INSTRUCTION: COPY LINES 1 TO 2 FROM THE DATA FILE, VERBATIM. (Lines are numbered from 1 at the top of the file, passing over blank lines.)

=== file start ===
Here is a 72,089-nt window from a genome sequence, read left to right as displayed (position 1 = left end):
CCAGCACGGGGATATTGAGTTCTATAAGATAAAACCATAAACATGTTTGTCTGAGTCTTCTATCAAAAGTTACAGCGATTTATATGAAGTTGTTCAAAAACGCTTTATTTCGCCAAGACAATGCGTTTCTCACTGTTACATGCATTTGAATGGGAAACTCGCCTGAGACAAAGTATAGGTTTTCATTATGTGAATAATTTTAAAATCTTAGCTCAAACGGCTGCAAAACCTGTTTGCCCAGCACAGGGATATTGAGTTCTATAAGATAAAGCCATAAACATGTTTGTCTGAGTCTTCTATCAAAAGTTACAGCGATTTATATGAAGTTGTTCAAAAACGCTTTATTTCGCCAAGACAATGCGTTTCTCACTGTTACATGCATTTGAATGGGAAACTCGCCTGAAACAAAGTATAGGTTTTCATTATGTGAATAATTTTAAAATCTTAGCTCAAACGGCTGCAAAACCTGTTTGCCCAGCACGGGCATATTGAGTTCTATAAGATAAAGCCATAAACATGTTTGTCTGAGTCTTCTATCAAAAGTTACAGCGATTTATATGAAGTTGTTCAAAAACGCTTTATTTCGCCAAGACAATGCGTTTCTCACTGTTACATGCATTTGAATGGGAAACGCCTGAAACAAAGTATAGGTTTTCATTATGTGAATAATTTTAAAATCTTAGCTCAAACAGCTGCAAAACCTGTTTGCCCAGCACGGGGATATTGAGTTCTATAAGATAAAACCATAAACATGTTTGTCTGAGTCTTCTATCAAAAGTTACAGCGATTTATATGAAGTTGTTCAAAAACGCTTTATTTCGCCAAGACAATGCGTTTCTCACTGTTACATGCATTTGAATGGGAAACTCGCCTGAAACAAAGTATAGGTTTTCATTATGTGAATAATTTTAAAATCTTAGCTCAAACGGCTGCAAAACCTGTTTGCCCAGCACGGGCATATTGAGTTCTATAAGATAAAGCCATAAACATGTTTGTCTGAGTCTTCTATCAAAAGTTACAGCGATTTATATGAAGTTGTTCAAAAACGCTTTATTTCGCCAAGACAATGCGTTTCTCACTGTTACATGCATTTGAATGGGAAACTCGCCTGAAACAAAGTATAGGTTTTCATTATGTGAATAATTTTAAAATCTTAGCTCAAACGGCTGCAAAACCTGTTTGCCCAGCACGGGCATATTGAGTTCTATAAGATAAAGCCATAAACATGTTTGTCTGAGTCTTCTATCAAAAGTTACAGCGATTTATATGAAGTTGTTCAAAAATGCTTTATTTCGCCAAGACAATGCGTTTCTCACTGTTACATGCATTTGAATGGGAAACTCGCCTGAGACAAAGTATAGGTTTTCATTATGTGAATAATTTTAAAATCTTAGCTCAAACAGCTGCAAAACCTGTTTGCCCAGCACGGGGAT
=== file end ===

Here is a 72,089-nt window from a genome sequence, read left to right as displayed (position 1 = left end):
CCAGCACGGGGATATTGAGTTCTATAAGATAAAACCATAAACATGTTTGTCTGAGTCTTCTATCAAAAGTTACAGCGATTTATATGAAGTTGTTCAAAAACGCTTTATTTCGCCAAGACAATGCGTTTCTCACTGTTACATGCATTTGAATGGGAAACTCGCCTGAGACAAAGTATAGGTTTTCATTATGTGAATAATTTTAAAATCTTAGCTCAAACGGCTGCAAAACCTGTTTGCCCAGCACAGGGATATTGAGTTCTATAAGATAAAGCCATAAACATGTTTGTCTGAGTCTTCTATCAAAAGTTACAGCGATTTATATGAAGTTGTTCAAAAACGCTTTATTTCGCCAAGACAATGCGTTTCTCACTGTTACATGCATTTGAATGGGAAACTCGCCTGAAACAAAGTATAGGTTTTCATTATGTGAATAATTTTAAAATCTTAGCTCAAACGGCTGCAAAACCTGTTTGCCCAGCACGGGCATATTGAGTTCTATAAGATAAAGCCATAAACATGTTTGTCTGAGTCTTCTATCAAAAGTTACAGCGATTTATATGAAGTTGTTCAAAAACGCTTTATTTCGCCAAGACAATGCGTTTCTCACTGTTACATGCATTTGAATGGGAAACGCCTGAAACAAAGTATAGGTTTTCATTATGTGAATAATTTTAAAATCTTAGCTCAAACAGCTGCAAAACCTGTTTGCCCAGCACGGGGATATTGAGTTCTATAAGATAAAACCATAAACATGTTTGTCTGAGTCTTCTATCAAAAGTTACAGCGATTTATATGAAGTTGTTCAAAAACGCTTTATTTCGCCAAGACAATGCGTTTCTCACTGTTACATGCATTTGAATGGGAAACTCGCCTGAAACAAAGTATAGGTTTTCATTATGTGAATAATTTTAAAATCTTAGCTCAAACGGCTGCAAAACCTGTTTGCCCAGCACGGGCATATTGAGTTCTATAAGATAAAGCCATAAACATGTTTGTCTGAGTCTTCTATCAAAAGTTACAGCGATTTATATGAAGTTGTTCAAAAACGCTTTATTTCGCCAAGACAATGCGTTTCTCACTGTTACATGCATTTGAATGGGAAACTCGCCTGAAACAAAGTATAGGTTTTCATTATGTGAATAATTTTAAAATCTTAGCTCAAACGGCTGCAAAACCTGTTTGCCCAGCACGGGCATATTGAGTTCTATAAGATAAAGCCATAAACATGTTTGTCTGAGTCTTCTATCAAAAGTTACAGCGATTTATATGAAGTTGTTCAAAAATGCTTTATTTCGCCAAGACAATGCGTTTCTCACTGTTACATGCATTTGAATGGGAAACTCGCCTGAGACAAAGTATAGGTTTTCATTATGTGAATAATTTTAAAATCTTAGCTCAAACAGCTGCAAAACCTGTTTGCCCAGCACGGGGAT